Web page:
UK Prime Minister Theresa May survives no-confidence vote

UK Prime Minister Theresa May survives no-confidence vote
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British Prime Minister Theresa May survived a no-confidence vote in Parliament on Wednesday, a day after her government's plan for leaving the European Union was defeated by the same legislative body.

The BBC reported that May's government survived a no-confidence motion brought by the Labour Party. Her government received support from members of the Democratic Unionist Party and fringe members of her own party who had voted against her Brexit plan the previous day.


Jeremy Corbyn, the leader of the Labour Party, argued ahead of the vote that May was leading a "zombie government" with little control over the country.

“If a government cannot get its legislation through Parliament, it must go to the country for a new mandate,” he said, according to multiple news outlets. “There can be no doubt that this is indeed a zombie government.”

May's plan to remove the United Kingdom from the European Union failed on Tuesday, with more than 400 MPs voting against the plan and just 202 supporting it. The British government has until the end of March to pass a plan to leave the EU after voters passed a referendum in 2016 calling for the U.K. to exit the European legislative body.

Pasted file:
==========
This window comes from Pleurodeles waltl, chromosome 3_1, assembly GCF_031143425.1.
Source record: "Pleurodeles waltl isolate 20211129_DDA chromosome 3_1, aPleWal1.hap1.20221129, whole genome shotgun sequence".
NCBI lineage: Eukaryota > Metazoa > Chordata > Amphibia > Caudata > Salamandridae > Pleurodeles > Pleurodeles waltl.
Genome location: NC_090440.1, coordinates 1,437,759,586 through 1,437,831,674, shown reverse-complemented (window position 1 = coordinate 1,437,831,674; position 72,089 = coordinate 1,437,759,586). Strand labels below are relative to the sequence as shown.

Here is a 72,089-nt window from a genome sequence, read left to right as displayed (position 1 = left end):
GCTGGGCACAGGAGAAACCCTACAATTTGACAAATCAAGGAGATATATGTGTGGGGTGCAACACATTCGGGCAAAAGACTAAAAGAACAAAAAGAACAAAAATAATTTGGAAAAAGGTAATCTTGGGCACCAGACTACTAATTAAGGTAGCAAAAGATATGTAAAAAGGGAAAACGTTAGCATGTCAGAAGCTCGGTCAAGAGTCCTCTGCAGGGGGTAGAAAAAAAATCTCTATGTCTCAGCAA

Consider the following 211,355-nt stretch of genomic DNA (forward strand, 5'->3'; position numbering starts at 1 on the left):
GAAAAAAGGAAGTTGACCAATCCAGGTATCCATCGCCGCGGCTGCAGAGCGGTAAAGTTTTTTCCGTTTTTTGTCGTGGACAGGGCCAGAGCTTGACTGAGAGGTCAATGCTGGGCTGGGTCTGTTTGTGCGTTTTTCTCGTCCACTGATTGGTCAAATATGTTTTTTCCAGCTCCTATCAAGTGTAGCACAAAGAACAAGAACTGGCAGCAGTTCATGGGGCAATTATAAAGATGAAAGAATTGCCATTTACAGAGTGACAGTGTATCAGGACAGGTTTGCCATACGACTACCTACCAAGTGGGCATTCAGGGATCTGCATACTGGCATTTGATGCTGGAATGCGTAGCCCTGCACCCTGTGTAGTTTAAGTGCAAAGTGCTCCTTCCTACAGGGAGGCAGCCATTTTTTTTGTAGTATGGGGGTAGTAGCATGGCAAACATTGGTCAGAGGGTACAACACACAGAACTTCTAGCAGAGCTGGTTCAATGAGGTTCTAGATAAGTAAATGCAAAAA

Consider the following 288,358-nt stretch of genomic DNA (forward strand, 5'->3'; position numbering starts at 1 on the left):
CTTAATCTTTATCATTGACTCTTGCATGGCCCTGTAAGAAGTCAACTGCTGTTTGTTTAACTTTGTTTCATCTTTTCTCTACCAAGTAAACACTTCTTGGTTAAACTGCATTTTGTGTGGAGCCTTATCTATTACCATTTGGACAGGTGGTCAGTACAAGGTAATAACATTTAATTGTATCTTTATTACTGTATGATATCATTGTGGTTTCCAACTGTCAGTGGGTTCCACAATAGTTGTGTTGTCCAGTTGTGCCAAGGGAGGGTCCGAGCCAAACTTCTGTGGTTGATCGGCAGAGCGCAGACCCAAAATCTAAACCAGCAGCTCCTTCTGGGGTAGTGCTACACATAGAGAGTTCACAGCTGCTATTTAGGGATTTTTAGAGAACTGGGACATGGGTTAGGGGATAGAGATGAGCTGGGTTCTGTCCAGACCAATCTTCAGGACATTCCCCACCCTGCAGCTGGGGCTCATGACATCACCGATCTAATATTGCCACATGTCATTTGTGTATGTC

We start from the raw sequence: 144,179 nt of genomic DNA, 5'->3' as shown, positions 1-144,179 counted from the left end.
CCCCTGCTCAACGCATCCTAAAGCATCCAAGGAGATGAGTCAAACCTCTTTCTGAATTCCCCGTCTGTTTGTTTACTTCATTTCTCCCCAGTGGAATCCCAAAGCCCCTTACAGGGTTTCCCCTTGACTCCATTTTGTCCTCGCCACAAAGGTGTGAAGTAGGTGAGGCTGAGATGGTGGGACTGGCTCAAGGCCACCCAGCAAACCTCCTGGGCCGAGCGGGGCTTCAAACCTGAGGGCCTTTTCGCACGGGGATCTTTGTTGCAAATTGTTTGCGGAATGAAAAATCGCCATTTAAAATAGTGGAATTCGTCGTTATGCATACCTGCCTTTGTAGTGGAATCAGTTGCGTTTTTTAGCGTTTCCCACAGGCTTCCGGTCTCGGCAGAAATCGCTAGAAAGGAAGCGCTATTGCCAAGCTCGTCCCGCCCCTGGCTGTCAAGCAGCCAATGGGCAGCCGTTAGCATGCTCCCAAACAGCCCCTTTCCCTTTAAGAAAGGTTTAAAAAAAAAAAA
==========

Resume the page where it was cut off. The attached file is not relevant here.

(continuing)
Some are calling for a new referendum on whether or not to go forward with Brexit, while others have said that May's plan did not sufficiently separate the U.K. from the rest of Europe.

May reacted to her victory Wednesday in a statement to MPs, pledging to "continue to work to deliver on the solemn promise to the people of this country to deliver on the result of the referendum and leave the European Union".

"We must find solutions that are negotiable and command sufficient support in this House," she added, according to the BBC.

Corbyn reacted to the vote by calling on May to guarantee that the U.K. will not exit the European Union without her government first reaching a deal with the legislative body to secure better economic opportunities and other benefits for British citizens.

"The government must remove clearly, once and for all, the prospect of the catastrophe of a no deal exit from the EU and all the chaos that would come as a result of that," Corbyn said, according to the BBC.